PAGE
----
Step 2. Start from action
Too often societal goals are stated in abstract speeches or on the pages of annual reports. Alternatively, companies take action that is irrelevant or completely disconnected from the core activities of the organisation. For a corporate activist, action should focus on the core operations of the company. For a restaurant chain this can mean, for instance, banning the use of beef while at the same time investing in vegan food offerings. Beef-free restaurants not only reduced CO2 emissions immediately, but can also catalyse a national debate on the role of beef and dairy in climate change.
Step 3. Align the culture with impact
In the end, culture matters most for the permanent transition of any organization. Moving from a company that primarily focused on profit to a corporate activist is a big leap within the organisation. Yet, there are multiple benefits such as significant increase in employee retention or recruitment. A concrete way forward can be, for instance, co-creating a set of guiding principles together with all employees in which key values and goals of the company are clearly stated. This type of concrete deliberation of how corporate activism should be reflected in everyday work can enable every individual to reflect on their work and the importance of their roles in achieving the goal.
Step 4. Change the core of the company
Change should be reflected in the whole organisation, including its structures. This should mean multiple things, from ensuring that there is a strong societal analysis to documenting corporate activism in strategy or rules. In more concrete terms, the leadership team should use a significant amount of time to have a strong and future-oriented analysis of society and its challenges. Secondly, corporate activism should be stated as a strategic position that is reflected in all operational activities. For instance, in order to cut emissions, CO2 reduction should be used as a key performance indicator in determining employee incentives, alongside more traditional profitability metrics. Thirdly, the societal goal should be reflected in the bylaws. An example of such documentation would be WWFs suggestion for companies to commit to the Paris agreement climate targets.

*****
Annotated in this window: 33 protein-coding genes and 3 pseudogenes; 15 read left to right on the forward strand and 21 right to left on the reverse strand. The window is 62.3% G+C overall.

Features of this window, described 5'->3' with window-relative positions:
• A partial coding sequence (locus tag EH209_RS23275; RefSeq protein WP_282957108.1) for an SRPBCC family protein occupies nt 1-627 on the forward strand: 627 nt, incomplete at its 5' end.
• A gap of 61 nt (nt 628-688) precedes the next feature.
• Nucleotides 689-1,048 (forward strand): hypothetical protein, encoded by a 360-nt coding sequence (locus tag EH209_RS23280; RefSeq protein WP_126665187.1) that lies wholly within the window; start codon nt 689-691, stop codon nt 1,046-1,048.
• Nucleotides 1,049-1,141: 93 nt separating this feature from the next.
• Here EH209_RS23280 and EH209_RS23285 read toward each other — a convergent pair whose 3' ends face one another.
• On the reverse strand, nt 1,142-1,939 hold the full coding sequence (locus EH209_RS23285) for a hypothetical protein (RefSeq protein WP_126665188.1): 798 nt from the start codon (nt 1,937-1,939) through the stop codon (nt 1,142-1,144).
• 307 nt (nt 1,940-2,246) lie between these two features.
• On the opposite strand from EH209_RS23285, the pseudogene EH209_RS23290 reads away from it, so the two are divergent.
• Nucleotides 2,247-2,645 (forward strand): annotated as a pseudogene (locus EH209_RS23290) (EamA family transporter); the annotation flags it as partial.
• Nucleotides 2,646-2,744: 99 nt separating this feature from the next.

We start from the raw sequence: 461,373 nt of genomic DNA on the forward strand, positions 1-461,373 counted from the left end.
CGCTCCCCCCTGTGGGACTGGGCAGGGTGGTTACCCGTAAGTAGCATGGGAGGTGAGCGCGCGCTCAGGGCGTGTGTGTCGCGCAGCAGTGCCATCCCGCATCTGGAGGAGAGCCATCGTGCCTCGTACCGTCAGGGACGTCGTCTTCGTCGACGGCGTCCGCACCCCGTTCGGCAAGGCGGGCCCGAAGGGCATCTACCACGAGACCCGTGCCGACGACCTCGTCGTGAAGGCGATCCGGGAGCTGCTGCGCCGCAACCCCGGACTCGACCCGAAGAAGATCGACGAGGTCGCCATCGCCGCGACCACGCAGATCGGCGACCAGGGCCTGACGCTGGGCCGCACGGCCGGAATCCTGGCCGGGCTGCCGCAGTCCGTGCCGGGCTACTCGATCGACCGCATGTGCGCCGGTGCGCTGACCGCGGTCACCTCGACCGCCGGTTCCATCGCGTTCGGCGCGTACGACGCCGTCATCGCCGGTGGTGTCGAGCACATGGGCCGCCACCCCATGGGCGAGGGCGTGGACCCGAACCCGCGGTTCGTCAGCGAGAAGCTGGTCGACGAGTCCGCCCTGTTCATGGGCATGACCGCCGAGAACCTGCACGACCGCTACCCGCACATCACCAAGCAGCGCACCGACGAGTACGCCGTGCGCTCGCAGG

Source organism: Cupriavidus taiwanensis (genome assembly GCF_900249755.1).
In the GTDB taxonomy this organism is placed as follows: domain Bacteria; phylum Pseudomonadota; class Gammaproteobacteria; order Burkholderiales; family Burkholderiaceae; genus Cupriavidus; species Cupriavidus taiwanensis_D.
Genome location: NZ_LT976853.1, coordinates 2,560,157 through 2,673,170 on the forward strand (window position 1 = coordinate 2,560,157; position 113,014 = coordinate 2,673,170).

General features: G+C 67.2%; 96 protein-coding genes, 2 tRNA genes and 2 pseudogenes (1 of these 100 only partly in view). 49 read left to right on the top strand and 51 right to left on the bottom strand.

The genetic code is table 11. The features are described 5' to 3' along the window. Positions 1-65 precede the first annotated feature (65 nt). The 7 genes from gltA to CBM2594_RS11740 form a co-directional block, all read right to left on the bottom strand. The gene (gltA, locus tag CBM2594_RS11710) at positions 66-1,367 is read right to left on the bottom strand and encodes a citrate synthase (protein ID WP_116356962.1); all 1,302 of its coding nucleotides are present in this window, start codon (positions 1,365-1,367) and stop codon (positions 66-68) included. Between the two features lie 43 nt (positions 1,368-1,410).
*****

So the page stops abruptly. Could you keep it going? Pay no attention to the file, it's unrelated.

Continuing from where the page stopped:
Step 5. Share, share, share
Corporate activism also means radical transparency in sharing learnings and best practices. This means being actively involved in different networks, whether national or international. And open sourcing as much of the development work for instance on new sustainability innovations. A concrete way for companies to achieve this is to document the steps they are taking to improve society.
The world needs more corporate activism. These five steps have helped us to get started. Corporate activism is a broad topic and there are many unanswered questions ranging from political philosophy to corporate management. While seeking answers, we need to simultaneously accelerate action in order to ensure that the private sector plays a significant role in solving the most urgent challenges of our times.